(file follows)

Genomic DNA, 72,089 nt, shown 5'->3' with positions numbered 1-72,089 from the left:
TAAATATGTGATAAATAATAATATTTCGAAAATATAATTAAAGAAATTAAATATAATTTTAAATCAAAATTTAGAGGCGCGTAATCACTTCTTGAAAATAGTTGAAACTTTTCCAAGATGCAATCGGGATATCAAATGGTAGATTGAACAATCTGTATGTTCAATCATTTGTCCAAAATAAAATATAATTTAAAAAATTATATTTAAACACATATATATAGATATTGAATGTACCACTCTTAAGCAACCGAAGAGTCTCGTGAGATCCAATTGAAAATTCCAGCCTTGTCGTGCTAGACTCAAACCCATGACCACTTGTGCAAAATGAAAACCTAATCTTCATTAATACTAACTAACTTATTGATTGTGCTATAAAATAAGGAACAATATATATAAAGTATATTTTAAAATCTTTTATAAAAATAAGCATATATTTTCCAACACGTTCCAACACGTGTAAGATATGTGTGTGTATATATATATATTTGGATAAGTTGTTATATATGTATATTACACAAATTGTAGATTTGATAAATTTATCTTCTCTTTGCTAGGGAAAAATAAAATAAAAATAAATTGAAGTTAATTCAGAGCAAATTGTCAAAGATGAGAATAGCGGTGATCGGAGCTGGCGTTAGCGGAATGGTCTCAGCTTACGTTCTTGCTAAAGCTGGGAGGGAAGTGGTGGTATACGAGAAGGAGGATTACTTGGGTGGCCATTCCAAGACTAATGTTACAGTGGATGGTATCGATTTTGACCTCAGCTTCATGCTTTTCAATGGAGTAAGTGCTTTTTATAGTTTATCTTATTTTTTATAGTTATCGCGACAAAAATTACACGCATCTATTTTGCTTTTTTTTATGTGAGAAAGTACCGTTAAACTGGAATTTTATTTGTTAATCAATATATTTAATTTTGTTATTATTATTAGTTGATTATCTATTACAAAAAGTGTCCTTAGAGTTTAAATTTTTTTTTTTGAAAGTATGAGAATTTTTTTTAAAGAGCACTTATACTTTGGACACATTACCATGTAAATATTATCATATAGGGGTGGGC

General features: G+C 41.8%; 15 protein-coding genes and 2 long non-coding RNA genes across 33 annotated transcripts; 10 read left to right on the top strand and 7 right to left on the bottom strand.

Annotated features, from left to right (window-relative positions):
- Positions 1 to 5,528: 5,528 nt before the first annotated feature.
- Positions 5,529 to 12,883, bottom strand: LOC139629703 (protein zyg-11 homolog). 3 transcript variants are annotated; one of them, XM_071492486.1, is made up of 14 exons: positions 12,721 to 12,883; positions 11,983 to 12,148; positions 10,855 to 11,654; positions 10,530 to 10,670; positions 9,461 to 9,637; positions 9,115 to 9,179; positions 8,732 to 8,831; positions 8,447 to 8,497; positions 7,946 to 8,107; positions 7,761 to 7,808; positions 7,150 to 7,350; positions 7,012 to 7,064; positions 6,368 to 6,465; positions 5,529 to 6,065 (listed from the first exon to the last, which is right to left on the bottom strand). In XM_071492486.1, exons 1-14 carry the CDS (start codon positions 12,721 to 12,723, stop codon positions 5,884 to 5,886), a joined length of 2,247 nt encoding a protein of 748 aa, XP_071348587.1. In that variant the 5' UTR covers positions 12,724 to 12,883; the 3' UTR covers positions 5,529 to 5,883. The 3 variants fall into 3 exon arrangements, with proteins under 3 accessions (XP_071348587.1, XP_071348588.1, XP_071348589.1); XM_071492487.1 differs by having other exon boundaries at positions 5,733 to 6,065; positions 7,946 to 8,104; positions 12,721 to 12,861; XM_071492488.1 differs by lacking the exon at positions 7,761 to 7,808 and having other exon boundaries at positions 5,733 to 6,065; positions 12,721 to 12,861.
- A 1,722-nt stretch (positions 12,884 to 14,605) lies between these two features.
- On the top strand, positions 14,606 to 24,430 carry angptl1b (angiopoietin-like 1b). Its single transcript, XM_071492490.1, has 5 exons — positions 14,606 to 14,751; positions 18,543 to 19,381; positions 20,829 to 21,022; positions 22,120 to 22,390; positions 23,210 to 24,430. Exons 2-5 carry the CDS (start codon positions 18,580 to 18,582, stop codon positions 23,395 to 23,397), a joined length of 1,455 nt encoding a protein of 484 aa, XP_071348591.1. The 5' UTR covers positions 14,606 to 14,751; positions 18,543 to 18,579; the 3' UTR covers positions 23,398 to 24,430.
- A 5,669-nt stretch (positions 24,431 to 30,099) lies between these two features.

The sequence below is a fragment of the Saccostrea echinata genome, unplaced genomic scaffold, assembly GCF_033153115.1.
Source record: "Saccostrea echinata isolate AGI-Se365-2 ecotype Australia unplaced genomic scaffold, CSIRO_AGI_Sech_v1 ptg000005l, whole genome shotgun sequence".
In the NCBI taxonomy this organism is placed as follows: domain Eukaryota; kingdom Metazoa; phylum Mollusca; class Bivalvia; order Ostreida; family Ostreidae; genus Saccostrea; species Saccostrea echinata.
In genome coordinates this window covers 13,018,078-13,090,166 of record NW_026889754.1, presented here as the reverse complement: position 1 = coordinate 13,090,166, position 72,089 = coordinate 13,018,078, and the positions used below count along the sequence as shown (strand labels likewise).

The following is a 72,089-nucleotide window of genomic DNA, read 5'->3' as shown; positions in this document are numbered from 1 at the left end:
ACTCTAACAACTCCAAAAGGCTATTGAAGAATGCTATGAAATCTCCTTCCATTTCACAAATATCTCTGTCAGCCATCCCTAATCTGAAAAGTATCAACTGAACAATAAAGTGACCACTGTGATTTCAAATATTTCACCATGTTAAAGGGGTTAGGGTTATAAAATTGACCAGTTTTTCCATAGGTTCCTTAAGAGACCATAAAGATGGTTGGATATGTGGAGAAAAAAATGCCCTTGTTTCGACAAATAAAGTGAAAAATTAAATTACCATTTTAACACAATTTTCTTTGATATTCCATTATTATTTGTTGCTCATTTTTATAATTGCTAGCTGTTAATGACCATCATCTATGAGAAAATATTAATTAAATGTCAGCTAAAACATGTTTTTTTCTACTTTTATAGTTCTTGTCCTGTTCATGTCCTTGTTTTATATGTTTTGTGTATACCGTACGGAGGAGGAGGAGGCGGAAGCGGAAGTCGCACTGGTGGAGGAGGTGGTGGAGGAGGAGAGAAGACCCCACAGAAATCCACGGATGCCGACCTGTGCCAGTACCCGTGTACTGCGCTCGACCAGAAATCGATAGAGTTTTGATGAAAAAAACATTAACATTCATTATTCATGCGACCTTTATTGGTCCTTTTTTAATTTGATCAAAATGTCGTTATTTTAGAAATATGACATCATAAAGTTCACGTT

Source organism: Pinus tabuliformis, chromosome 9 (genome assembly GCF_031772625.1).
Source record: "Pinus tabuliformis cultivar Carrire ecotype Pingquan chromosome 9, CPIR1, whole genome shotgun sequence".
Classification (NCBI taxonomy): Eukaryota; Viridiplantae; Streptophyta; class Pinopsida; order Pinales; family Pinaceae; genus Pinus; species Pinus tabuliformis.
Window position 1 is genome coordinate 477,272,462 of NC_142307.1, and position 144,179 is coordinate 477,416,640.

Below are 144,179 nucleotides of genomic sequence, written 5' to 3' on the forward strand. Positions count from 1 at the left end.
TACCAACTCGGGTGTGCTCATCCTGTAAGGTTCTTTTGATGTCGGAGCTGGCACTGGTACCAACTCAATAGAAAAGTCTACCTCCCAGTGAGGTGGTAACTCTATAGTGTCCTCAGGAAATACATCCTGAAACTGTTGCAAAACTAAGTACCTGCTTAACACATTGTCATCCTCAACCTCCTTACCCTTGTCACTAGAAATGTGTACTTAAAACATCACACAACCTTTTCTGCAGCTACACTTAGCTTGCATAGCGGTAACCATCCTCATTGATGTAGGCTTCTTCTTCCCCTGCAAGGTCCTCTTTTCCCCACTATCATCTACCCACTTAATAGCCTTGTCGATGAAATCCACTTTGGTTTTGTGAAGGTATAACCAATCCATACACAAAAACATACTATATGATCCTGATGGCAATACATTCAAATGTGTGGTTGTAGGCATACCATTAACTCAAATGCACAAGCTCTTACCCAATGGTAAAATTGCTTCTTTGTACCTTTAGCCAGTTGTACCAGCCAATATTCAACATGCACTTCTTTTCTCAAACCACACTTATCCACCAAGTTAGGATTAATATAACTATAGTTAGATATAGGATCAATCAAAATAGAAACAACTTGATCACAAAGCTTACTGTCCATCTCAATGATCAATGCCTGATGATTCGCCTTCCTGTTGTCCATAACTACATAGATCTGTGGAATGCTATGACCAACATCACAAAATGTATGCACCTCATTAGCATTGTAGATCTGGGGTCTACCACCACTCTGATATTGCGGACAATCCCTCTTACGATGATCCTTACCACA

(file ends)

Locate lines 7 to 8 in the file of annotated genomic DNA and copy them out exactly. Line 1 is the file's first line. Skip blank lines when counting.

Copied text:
- A 1,722-nt stretch (positions 12,884 to 14,605) lies between these two features.
- On the top strand, positions 14,606 to 24,430 carry angptl1b (angiopoietin-like 1b). Its single transcript, XM_071492490.1, has 5 exons — positions 14,606 to 14,751; positions 18,543 to 19,381; positions 20,829 to 21,022; positions 22,120 to 22,390; positions 23,210 to 24,430. Exons 2-5 carry the CDS (start codon positions 18,580 to 18,582, stop codon positions 23,395 to 23,397), a joined length of 1,455 nt encoding a protein of 484 aa, XP_071348591.1. The 5' UTR covers positions 14,606 to 14,751; positions 18,543 to 18,579; the 3' UTR covers positions 23,398 to 24,430.